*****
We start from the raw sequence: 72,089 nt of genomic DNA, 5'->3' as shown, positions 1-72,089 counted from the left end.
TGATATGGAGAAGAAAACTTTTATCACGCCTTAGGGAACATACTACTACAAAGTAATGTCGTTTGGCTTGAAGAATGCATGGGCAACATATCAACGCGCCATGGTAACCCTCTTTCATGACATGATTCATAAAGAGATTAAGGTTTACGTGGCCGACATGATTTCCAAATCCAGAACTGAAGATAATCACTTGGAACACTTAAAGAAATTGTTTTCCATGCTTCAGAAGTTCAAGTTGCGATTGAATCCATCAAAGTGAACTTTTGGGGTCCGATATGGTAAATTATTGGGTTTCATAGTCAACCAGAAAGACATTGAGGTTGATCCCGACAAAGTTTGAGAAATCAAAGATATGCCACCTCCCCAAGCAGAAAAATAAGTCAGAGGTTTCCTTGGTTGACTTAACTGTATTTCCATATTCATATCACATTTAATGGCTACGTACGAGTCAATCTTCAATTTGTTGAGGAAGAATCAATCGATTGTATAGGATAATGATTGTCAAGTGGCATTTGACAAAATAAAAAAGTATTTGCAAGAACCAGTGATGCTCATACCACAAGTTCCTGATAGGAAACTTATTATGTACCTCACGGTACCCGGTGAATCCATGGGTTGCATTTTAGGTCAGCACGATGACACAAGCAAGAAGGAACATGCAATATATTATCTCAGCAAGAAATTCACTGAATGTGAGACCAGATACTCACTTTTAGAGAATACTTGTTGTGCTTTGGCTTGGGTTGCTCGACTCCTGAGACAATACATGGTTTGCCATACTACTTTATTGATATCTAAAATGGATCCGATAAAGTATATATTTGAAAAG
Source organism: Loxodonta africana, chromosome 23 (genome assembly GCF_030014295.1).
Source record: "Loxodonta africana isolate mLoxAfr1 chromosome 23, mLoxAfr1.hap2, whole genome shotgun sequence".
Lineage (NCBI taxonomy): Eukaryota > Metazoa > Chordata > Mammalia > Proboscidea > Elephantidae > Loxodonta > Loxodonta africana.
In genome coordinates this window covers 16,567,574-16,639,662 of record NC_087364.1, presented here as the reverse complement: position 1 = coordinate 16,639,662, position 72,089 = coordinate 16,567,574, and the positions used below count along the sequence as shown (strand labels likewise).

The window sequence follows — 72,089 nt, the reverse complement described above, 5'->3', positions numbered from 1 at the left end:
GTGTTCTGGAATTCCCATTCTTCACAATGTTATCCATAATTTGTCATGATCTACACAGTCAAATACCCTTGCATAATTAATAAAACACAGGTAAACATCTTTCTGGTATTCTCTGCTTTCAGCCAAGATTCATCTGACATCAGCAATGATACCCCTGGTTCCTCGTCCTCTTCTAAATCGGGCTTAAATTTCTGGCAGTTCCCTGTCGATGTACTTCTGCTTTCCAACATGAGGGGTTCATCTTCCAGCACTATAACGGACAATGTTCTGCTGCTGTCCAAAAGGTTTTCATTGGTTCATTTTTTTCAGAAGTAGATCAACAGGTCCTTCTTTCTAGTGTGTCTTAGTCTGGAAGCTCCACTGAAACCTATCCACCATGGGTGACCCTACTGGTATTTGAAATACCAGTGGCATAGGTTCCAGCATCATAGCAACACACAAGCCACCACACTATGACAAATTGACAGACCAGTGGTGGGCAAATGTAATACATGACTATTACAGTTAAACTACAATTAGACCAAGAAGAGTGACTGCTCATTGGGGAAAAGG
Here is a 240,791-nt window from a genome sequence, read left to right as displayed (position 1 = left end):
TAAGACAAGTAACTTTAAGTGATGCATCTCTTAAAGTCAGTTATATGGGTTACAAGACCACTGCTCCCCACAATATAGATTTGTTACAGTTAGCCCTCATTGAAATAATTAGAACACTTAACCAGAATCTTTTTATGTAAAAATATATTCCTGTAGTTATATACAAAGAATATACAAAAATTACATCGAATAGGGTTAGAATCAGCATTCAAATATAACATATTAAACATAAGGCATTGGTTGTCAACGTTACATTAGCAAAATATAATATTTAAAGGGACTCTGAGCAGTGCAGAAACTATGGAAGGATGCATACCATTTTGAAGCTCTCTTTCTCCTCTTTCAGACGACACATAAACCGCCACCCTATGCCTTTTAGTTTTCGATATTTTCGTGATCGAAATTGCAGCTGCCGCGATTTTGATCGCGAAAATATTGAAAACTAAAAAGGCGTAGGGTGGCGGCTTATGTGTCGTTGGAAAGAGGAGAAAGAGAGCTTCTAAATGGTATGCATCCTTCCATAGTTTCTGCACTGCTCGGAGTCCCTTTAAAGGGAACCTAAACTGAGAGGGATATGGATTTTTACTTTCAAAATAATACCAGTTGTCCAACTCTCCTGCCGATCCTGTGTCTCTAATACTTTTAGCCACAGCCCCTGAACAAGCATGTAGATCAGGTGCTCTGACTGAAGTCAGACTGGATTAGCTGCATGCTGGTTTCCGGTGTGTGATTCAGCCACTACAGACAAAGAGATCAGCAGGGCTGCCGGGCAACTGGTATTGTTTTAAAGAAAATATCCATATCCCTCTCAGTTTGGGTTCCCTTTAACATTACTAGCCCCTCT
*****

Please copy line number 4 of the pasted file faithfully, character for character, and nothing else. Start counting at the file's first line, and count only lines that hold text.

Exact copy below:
Source record: "Loxodonta africana isolate mLoxAfr1 chromosome 23, mLoxAfr1.hap2, whole genome shotgun sequence".